On 29 March 1849, the young maharajah of the Punjab, Dulip Singh, was ushered into the magnificent Mirrored Hall at the centre of the great fort in Lahore. There, in a public ceremony, the frightened but dignified child finally yielded to months of British pressure and signed a formal Act of Submission. This document, later known as the Treaty of Lahore, handed over to the British East India Company great swathes of the richest land in India – land that, until that moment, had formed the independent Sikh kingdom of the Punjab, a northern region of south Asia.
At the same time, Dulip (sometimes spelled Duleep) was induced to hand over to Queen Victoria arguably the single most valuable object in not just the Punjab but the entire subcontinent: the celebrated Koh-i-Noor diamond, the ‘Mountain of Light’. Article III of the treaty read simply: “The gem called the Koh-i-Noor, which was taken from Shah Sooja ool-Moolk [Shah Shuja Durrani] by Maharajah Runjeet [or Ranjit] Singh, shall be surrendered by the Maharajah of Lahore to the Queen of England.”
The East India Company, the world’s first multinational, had grown over the course of a century from an operation employing only 35 permanent staff, headquartered in one small office in the City of London, into the most powerful and heavily militarised corporation in history. Its eyes had been fixed on the Punjab and the diamond for many years, and the chance to acquire both finally arose in 1839, at the death of Dulip Singh’s father, Maharajah Ranjit Singh, when the Punjab had descended into anarchy.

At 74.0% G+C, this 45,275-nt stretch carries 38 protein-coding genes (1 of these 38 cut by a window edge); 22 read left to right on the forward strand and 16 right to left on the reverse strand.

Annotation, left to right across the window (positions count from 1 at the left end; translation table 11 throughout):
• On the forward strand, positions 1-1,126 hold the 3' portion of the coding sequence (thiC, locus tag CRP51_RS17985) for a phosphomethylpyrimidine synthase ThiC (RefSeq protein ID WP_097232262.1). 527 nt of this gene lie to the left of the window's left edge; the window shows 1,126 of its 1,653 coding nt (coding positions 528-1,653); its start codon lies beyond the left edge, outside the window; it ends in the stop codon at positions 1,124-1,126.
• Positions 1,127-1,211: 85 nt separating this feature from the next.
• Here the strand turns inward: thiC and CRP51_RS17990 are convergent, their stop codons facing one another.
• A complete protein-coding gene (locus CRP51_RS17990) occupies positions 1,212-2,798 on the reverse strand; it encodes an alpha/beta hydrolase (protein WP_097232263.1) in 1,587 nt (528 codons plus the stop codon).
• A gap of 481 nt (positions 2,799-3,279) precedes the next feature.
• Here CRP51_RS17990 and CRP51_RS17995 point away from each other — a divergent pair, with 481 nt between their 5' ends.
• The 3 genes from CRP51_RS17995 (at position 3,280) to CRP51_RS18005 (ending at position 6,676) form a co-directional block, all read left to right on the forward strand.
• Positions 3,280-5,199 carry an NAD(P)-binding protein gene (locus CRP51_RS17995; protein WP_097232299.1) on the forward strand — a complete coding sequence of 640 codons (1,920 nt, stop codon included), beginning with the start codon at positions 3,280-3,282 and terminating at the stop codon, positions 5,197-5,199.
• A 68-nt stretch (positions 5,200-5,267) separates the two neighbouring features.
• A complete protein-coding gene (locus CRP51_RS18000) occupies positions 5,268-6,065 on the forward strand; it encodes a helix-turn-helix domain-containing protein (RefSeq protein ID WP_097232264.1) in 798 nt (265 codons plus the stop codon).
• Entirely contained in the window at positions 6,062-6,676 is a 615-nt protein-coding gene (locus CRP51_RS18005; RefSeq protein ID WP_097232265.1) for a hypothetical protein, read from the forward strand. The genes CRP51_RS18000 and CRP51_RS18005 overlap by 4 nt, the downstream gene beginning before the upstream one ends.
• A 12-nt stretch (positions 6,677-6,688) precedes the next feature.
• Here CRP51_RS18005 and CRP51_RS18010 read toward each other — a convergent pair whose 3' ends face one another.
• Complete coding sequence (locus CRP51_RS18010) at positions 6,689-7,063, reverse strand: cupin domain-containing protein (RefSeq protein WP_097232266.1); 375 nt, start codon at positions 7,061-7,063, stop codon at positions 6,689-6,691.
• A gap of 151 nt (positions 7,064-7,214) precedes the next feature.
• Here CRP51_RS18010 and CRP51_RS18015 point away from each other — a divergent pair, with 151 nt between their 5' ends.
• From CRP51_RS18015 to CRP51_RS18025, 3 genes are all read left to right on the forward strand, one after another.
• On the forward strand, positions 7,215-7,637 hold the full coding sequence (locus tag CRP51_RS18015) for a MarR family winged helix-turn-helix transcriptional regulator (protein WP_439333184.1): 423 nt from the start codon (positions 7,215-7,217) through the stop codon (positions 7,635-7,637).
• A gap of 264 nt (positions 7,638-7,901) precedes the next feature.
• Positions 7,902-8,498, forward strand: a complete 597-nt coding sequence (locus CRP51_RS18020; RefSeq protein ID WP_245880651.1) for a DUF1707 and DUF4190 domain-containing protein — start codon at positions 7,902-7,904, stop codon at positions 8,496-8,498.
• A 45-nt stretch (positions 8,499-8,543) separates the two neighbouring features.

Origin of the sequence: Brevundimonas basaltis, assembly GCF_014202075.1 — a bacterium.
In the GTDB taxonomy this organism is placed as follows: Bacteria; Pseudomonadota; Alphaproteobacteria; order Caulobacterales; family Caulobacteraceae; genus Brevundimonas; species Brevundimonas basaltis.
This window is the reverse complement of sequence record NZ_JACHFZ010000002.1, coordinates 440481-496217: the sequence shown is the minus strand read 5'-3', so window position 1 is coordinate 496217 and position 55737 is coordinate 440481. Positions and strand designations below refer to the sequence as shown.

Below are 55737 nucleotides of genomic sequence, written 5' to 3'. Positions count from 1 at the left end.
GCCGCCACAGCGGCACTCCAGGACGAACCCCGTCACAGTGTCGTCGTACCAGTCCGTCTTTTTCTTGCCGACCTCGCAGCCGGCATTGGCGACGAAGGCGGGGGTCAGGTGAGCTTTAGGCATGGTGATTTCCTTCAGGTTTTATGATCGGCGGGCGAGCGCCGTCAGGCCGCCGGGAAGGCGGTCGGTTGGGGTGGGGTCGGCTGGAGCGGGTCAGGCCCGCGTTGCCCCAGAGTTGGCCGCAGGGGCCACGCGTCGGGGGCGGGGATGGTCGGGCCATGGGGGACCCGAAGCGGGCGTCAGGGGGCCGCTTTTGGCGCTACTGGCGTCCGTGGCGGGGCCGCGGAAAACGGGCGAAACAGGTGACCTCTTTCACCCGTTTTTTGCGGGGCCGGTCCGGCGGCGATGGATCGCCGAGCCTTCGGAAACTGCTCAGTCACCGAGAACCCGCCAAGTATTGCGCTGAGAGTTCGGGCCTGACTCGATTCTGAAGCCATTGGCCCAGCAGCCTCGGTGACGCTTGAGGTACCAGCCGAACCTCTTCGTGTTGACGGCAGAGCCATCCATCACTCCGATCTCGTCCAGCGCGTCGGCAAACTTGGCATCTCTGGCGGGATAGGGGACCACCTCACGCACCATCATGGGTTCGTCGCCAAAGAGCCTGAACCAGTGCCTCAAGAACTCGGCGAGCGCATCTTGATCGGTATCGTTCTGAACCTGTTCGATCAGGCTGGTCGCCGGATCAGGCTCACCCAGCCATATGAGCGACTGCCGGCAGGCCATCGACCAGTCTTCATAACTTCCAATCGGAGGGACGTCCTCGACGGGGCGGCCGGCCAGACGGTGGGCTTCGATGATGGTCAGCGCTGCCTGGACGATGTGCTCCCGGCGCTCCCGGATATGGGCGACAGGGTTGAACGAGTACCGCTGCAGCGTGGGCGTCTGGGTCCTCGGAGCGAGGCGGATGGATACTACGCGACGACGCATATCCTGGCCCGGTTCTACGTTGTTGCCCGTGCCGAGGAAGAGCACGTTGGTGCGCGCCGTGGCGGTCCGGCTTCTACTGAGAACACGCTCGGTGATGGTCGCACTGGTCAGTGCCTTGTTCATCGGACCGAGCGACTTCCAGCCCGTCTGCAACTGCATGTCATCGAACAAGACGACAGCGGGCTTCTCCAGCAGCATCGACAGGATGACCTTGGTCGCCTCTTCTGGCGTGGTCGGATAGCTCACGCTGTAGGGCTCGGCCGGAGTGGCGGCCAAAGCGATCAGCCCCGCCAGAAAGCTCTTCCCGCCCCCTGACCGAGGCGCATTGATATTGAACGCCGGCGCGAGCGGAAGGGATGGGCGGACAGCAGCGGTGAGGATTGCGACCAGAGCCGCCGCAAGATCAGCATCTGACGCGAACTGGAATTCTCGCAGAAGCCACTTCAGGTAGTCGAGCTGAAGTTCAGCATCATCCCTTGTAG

A violent power struggle, a suspected poisoning, several assassinations, a civil war and two British invasions later, the company’s army finally defeated the khalsa (the body of devout Sikhs) at the bloody battle of Chillianwala, on 13 January 1849. At the end of that year, on a cold, bleak day in December, the governor-general of India, Lord Dalhousie, arrived in Lahore to take formal delivery of his prize from the hands of Dulip Singh.
Soon afterwards, the Koh-i-Noor was despatched to England, where Queen Victoria promptly lent it to the Great Exhibition of 1851. Long queues snaked through the Crystal Palace, in London’s Hyde Park, as the public thronged to see this celebrated imperial trophy. The diamond was locked away in its specially commissioned Chubb high-security glass safe, itself contained within a metal cage.
In this way, trumpeted by the British press and besieged by the British public, the Koh-i-Noor quickly became not only the most famous diamond in the world, but also the single most famous object of loot from India. It was a symbol of Victorian Britain’s imperial domination of the world and its ability, for better or worse, to take from around the globe the most desirable objects, and to display them in triumph, much as the Romans had once done with curiosities from their conquests 2,000 years earlier.
As the fame of this diamond grew, the many other large Mughal diamonds that once rivalled the Koh-i-Noor came to be almost forgotten, and the ‘Mountain of Light’ achieved a singular status as the greatest gem in the world. Only a few historians remembered that the Koh-i-Noor, which weighed 190.3 metric carats when it arrived in Britain, had had at least two comparable sisters: the Darya-i-Noor (‘Sea of Light’), now in Tehran and today estimated at 175–195 metric carats, and the Great Mughal Diamond, believed by most modern gemologists to be the 189.6-carat Orlov diamond, now set in Catherine the Great’s imperial Russian sceptre in the Kremlin.
A singular status